If you happen to be in Indonesia in August, around the 17th, you will find roads, buildings and pretty much everywhere adorned with the Indonesian flag.
On the morning of the 17th, there will be a ceremony, kids will get the day off school, and the media will be flooded with celebrations and posts about the special day.
Indonesia takes their Independence Day very seriously – as they should!
It took hundreds of years and a bloody struggle for Indonesia to be independent. Here is a history of the battle for Indonesia’s independence.
The History of Indonesian Independence Day
Indonesia became independent on August 17, 1945, after previously being under both Dutch and Japanese colonialism.
The Proclamation of Indonesian Independence was read by Soekarno, accompanied by Mohammad Hatta, at Jalan Pegangsaan Timur 56, Central Jakarta.
The defeat of Japan became one of the important events for Indonesia to be declared independent.
On August 6, 1945, the city of Hiroshima, Japan, was devastated by the atomic bomb dropped by the United States. Three days later, an atomic bomb attack on Nagasaki City, Japan occurred. In just a short time, these two atomic bombs succeeded in killing hundreds of thousands of people in Hiroshima and Nagasaki. As a result, Japan, which had been badly defeated, and was forced to surrender, which also marked the end of World War II.
The Japanese tried to prevent news of their defeat from being heard by the Indonesian people, but to no avail. The young groups immediately urged Soekarno and Hatta to declare Indonesian independence. But Sukarno was reluctant, and chose to wait for an agreement from the Preparatory Committee for Indonesian Independence (PPKI).
Not wanting to be further intimidated by the Japanese, a youth group decided to kidnap the two Indonesian national figures in the early hours of 16 August 1945 at Rengasdengklok, Karawang.
The two of them continued to be pressed until finally, Soekarno and Hatta agreed to proclaim Indonesian independence no later than August 17, 1945.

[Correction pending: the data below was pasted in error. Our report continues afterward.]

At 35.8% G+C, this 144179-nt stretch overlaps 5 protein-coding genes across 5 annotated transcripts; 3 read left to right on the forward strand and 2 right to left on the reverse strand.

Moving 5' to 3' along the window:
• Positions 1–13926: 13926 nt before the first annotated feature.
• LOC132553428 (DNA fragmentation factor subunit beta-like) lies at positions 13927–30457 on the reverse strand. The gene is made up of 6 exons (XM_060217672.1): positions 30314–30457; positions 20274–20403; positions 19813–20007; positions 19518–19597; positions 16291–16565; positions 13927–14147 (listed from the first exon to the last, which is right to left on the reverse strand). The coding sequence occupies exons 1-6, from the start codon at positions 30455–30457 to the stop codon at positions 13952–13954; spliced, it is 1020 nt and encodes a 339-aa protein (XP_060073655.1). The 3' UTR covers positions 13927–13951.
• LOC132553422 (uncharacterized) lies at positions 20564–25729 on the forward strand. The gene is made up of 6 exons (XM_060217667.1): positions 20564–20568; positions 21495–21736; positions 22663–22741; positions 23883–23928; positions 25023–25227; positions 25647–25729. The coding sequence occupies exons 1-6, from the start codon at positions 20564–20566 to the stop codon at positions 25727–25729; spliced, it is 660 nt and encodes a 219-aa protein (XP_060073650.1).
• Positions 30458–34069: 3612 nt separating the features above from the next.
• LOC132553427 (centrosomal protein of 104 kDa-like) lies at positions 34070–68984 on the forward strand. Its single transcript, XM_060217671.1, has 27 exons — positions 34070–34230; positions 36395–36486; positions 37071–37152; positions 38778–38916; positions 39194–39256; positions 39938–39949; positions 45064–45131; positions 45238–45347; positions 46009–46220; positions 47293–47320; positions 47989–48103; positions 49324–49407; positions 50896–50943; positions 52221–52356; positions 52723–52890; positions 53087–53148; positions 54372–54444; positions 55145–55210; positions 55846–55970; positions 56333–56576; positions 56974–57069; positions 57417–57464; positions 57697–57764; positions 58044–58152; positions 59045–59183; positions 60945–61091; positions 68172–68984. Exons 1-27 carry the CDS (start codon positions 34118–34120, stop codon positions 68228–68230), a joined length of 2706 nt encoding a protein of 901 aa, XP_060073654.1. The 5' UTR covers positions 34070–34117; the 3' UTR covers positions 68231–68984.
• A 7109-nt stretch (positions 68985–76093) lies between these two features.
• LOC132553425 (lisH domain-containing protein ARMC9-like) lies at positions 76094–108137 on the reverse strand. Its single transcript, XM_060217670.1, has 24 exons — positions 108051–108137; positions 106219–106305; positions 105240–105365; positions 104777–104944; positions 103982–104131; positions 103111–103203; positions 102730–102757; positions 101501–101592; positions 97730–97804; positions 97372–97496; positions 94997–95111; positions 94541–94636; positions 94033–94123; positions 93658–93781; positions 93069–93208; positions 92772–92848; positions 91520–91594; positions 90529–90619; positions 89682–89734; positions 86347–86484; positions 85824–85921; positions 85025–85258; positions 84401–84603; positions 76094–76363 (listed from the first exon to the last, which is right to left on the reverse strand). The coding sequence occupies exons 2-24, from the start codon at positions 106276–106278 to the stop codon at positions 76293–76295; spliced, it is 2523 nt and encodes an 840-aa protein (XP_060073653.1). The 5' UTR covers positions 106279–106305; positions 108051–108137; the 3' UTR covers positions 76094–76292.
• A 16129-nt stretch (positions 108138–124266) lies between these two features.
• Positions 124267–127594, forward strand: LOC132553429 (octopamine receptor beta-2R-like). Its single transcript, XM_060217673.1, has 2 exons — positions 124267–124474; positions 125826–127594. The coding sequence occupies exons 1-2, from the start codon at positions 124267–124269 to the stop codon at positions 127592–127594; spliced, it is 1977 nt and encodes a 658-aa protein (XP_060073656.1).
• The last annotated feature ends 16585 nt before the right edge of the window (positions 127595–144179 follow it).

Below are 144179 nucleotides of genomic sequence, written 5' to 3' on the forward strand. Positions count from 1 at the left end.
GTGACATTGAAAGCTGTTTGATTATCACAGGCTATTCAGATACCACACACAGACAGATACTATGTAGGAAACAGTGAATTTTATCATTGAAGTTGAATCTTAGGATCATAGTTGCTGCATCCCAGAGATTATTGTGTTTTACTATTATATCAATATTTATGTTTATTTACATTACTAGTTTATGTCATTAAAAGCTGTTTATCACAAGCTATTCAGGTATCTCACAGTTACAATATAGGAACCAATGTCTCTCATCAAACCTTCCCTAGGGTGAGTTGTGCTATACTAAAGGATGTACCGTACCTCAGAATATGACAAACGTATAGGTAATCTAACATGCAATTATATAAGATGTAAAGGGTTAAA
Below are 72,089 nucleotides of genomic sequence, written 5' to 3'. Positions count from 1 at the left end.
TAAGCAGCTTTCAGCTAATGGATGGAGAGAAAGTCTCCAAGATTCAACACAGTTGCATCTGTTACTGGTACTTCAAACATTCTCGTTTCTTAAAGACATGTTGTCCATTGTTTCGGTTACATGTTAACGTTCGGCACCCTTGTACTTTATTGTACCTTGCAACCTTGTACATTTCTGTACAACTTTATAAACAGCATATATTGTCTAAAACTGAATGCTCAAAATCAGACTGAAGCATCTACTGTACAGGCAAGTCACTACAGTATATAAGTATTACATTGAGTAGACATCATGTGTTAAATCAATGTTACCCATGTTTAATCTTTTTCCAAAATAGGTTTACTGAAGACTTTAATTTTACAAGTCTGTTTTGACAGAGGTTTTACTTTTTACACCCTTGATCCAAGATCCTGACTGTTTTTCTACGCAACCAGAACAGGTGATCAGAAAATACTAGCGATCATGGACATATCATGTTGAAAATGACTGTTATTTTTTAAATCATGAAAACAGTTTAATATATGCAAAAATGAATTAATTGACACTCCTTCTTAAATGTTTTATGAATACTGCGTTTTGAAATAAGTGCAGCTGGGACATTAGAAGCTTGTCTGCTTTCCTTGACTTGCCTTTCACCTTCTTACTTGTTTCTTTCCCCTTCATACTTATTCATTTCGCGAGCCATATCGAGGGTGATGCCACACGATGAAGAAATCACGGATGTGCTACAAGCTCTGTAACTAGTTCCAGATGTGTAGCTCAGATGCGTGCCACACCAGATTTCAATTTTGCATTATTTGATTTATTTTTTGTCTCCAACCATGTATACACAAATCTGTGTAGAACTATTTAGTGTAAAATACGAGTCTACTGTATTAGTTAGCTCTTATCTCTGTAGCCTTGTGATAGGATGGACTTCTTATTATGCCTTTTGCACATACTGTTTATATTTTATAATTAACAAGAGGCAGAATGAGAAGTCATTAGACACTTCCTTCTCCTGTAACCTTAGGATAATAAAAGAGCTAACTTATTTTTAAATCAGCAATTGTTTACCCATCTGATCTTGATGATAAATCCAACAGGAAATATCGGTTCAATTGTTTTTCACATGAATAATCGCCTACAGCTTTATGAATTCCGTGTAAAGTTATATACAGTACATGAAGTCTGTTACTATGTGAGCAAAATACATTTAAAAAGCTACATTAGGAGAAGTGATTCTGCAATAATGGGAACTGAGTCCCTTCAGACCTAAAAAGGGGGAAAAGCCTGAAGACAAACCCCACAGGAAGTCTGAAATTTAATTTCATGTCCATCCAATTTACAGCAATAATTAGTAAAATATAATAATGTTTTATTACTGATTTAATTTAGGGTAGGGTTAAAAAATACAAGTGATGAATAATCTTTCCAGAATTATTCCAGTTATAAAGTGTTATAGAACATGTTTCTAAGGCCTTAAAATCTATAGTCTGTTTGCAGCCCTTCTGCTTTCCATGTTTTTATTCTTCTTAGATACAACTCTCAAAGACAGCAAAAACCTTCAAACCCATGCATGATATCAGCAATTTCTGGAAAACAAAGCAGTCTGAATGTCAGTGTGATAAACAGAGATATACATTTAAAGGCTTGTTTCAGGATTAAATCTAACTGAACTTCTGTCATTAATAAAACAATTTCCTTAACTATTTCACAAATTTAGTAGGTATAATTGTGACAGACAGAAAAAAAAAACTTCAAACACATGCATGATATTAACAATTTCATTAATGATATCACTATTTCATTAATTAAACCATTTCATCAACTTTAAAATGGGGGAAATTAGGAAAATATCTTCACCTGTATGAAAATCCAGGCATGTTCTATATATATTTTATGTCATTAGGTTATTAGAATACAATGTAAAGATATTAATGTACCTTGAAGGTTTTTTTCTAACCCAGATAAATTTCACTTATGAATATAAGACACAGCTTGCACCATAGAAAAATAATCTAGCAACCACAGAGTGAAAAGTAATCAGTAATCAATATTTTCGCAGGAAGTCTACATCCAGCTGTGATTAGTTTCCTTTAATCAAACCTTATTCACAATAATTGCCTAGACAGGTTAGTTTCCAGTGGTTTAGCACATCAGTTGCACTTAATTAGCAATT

Soekarno and Hatta were brought back to Jakarta, and to the home of Rear Admiral Tadasi Maeda, Chief of Navy and Army Liaison Officer for the Imperial Japanese Army. It was in this house that Soekarno, Hatta, and Achmad Soebardjo drafted the proclamation.
After long negotiations, the text of the proclamation was finally completed and read in front of all the Indonesian people on August 17, 1945. On the same day, the Sang Saka Merah Putih flag was raised, which had been sewn by Soekarno’s wife, Fatmawati.
After this thrilling moment, Indonesia officially got its independence. Soekarno was elected as President of Indonesia and Mohammad Hatta as Vice President.
What Happens on Independence Day?
Preparations for Independence Day begin as August rolls around. Knick knacks of red and white will begin to appear on the streets and buildings.
The words Dirgahayu RI and the Republic of Indonesia’s Anniversary are found everywhere.
On the night of August 16th, especially in Java, a ‘thanksgiving’ evening is held where people will gather and pray for Indonesia.
The next morning, on August 17th, ceremonies are shown on TV and a national holiday means shops and businesses are often closed. In the local neighborhoods, children (and sometimes adults too) will play games such as lomba makan krupuk (cracker eating contests), balap karung (sack races), panjat pinang (climbing competitions), lomba tarik tambak (tug of war) and lomba pukul air (eye-closed water pinata competitions). In Bali, there is a beach kite competition as well!
In the afternoon, at the Presidential Palace, a flag lowering ceremony is held. But it doesn’t mean the celebration is over, the splendor of nationalism will last until the end of August.
August 17th is an important day for the people of Indonesia. It is a time full of joy and happiness.
If you’re in Bali or Indonesia for Independence Day, show some respect and enjoy it too! Take part in competitions with local people, and take advantage of shopping promos, and learn to pronounce Dirgahayu Republik Indonesia ;).
Featured image: Independence Day